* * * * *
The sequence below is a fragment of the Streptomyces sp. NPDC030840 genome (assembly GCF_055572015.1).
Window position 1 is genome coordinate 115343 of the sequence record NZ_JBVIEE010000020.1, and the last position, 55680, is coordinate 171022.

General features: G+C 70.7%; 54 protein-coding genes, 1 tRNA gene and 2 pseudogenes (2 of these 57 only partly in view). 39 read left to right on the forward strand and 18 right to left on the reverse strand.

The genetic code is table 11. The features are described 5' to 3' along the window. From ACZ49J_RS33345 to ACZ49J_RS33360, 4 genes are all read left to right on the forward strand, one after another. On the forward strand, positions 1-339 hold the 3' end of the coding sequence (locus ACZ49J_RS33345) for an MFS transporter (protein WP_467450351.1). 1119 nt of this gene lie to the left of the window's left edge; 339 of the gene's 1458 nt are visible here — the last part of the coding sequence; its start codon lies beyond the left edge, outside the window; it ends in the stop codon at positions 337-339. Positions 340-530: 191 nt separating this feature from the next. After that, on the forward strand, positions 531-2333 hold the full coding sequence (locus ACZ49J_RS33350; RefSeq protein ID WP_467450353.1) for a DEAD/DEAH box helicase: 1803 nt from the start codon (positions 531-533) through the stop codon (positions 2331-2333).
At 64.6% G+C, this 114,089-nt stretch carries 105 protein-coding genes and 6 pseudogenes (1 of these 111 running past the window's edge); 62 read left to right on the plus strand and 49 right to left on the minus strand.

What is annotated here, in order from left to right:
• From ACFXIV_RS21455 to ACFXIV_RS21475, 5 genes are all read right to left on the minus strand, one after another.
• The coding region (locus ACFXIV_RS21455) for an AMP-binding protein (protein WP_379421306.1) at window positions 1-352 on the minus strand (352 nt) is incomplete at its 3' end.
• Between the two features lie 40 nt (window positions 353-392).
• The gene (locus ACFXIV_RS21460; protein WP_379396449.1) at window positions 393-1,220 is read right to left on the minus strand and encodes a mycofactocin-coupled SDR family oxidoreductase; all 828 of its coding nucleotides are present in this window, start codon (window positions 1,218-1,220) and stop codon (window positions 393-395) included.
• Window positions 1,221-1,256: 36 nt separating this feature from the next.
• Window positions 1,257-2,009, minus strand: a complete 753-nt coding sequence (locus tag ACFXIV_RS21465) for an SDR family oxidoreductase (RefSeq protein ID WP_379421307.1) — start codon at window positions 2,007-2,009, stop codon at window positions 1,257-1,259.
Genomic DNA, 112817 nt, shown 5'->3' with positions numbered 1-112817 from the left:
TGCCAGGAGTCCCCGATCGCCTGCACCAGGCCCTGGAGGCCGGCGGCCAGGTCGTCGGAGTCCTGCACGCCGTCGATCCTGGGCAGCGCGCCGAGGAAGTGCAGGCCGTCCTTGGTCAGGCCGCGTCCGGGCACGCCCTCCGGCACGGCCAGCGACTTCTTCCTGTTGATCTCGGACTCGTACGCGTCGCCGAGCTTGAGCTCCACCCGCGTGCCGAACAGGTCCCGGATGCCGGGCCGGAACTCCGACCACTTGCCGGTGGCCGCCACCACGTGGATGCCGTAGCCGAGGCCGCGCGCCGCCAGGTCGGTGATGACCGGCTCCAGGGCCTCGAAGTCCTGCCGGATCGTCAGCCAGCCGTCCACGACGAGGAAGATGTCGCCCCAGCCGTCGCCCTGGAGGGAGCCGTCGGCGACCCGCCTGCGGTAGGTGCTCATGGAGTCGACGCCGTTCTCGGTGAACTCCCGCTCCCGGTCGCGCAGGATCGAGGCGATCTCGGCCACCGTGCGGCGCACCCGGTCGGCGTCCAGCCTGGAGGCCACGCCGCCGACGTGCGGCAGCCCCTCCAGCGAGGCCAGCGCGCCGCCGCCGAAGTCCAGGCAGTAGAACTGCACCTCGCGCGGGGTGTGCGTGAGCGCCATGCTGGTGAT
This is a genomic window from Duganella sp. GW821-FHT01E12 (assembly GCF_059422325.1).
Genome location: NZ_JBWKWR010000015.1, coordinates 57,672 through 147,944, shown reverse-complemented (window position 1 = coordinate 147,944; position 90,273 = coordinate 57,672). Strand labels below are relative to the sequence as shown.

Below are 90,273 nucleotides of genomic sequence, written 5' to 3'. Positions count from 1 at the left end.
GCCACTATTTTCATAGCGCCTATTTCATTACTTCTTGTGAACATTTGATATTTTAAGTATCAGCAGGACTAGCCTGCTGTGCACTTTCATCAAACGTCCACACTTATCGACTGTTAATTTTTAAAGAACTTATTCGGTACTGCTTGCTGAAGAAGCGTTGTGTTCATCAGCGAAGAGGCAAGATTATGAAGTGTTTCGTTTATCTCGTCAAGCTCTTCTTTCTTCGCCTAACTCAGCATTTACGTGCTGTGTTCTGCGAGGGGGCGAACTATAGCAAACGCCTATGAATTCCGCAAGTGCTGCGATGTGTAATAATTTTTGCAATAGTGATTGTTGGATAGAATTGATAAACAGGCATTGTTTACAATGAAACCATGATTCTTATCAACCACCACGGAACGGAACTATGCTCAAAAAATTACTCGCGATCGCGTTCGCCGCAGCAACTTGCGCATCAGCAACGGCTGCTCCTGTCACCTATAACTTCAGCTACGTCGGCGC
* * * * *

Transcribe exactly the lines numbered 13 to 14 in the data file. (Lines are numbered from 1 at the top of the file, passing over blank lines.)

Genomic DNA, 112817 nt, shown 5'->3' with positions numbered 1-112817 from the left:
TGCCAGGAGTCCCCGATCGCCTGCACCAGGCCCTGGAGGCCGGCGGCCAGGTCGTCGGAGTCCTGCACGCCGTCGATCCTGGGCAGCGCGCCGAGGAAGTGCAGGCCGTCCTTGGTCAGGCCGCGTCCGGGCACGCCCTCCGGCACGGCCAGCGACTTCTTCCTGTTGATCTCGGACTCGTACGCGTCGCCGAGCTTGAGCTCCACCCGCGTGCCGAACAGGTCCCGGATGCCGGGCCGGAACTCCGACCACTTGCCGGTGGCCGCCACCACGTGGATGCCGTAGCCGAGGCCGCGCGCCGCCAGGTCGGTGATGACCGGCTCCAGGGCCTCGAAGTCCTGCCGGATCGTCAGCCAGCCGTCCACGACGAGGAAGATGTCGCCCCAGCCGTCGCCCTGGAGGGAGCCGTCGGCGACCCGCCTGCGGTAGGTGCTCATGGAGTCGACGCCGTTCTCGGTGAACTCCCGCTCCCGGTCGCGCAGGATCGAGGCGATCTCGGCCACCGTGCGGCGCACCCGGTCGGCGTCCAGCCTGGAGGCCACGCCGCCGACGTGCGGCAGCCCCTCCAGCGAGGCCAGCGCGCCGCCGCCGAAGTCCAGGCAGTAGAACTGCACCTCGCGCGGGGTGTGCGTGAGCGCCATGCTGGTGAT